Sydney Kendall Says

Thinking in public about anything that matters.

The Scarf: Should it be banned in Schools?

This entry is more to gather information and the reasoning of others than to put forth my own.

Under my mental banner of “Religious Freedom” I have always believed that so long as the followers of a religion do not try to impose their practices on others by threats of or actual physical force, they should be free to go about their (non-human-sacrificing) rituals and customs as they will.

But since two World Trade Center towers, one Pentagon and four airliners collided with I forget how many terrorists, there are some who have focussed on banning one symbolic aspect of Islamic custom from use in schools: the head scarf. And forget about the whole-female-body cover-up deal.

My first reaction to such banning in French schools was that if private schools wanted to make such rules, they were entitled. A private school has the right to set its standards and its dress code, and a person can choose whether to attend that school and pay tuition or not. But a public school is different. In a country that forces taxpayers – all taxpayers – to pay for the school whether they attend or not, and that has laws requiring children to attend school whether you can afford a private school after taxes or not, you may be trapped into going to the public school. If you’re a Muslim but can’t afford a Muslim school, then you have to go public.

If you believe the proper practice of your religion requires females to wear the headscarf, or to cover from head to foot, it’s a violation of your religious freedom to force a student to uncover her head or to walk around in a school uniform that bares her legs.

I have since heard some arguments that, if not totally convincing to me, have made me pause in my judgement on this issue. I am extremely uncomfortable with government denying anyone the right to dress according to their religious custom, whether on the street or in schools. I could understand banning if the religious custom was to wear a gun holster packed with a loaded gun or to wear a dynamite vest. But a long dress and/or a headscarf?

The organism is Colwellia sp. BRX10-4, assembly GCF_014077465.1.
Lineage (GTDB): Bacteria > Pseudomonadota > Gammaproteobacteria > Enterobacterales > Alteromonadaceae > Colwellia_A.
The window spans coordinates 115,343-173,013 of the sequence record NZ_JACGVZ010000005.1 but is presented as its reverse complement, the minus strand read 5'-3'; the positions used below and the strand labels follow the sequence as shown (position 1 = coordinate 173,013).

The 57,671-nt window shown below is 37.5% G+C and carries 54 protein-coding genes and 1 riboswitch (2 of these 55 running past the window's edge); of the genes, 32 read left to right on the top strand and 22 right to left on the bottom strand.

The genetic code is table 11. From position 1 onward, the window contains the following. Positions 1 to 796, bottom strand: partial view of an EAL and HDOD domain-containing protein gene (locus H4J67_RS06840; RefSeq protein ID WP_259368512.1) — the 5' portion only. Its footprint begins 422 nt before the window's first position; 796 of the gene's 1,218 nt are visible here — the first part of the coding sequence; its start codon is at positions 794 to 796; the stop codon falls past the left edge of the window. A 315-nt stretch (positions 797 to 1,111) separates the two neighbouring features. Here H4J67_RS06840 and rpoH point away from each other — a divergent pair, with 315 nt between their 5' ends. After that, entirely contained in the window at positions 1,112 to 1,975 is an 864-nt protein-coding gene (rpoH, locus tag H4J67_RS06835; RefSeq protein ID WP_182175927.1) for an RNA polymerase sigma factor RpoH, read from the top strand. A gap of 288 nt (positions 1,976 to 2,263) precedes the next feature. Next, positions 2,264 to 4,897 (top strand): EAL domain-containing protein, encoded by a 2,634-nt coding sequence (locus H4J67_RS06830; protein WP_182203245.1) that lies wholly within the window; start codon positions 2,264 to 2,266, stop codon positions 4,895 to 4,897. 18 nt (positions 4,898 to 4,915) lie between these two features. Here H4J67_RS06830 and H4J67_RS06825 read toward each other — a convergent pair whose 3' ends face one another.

But a couple of days ago an argument put forward in favor of schools banning Muslim customary dress for females surprised me and jogged my opinion – a bit. I want to explore this further.

I won’t try to reproduce here the arguments I’ve heard from other people on this subject. I’m going to invite them to speak for themselves.

And to everybody else, whatever your considered views on this issue, please hit that comment button and let me know about them!

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2 Comments

  1. Do onto others what you would like to be done to you.

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  2. There was a case in FL where a woman insisted on covering her face for her photo which goes on her drivers license. So I’d like to give the subject more thought and see what case law says on the issue (I am not sure if it varies state to state), just to be sure my own opinion is consistent.
    While I do not find the wear of religious scarves (?) or jewelry offensive, at what point would public school officials say that a line has been crossed should a girl come to public school dressed in a full blue burka as the women had been made to wear in Afghanistan by the Taliban (if that is the religion practiced at home and expectation of her parents).

    At what point in a society does religious tolerance bend SO far? And at what point would or should the government have an opinion?

    I will stay tuned here as I work this thought out for myself. 🙂

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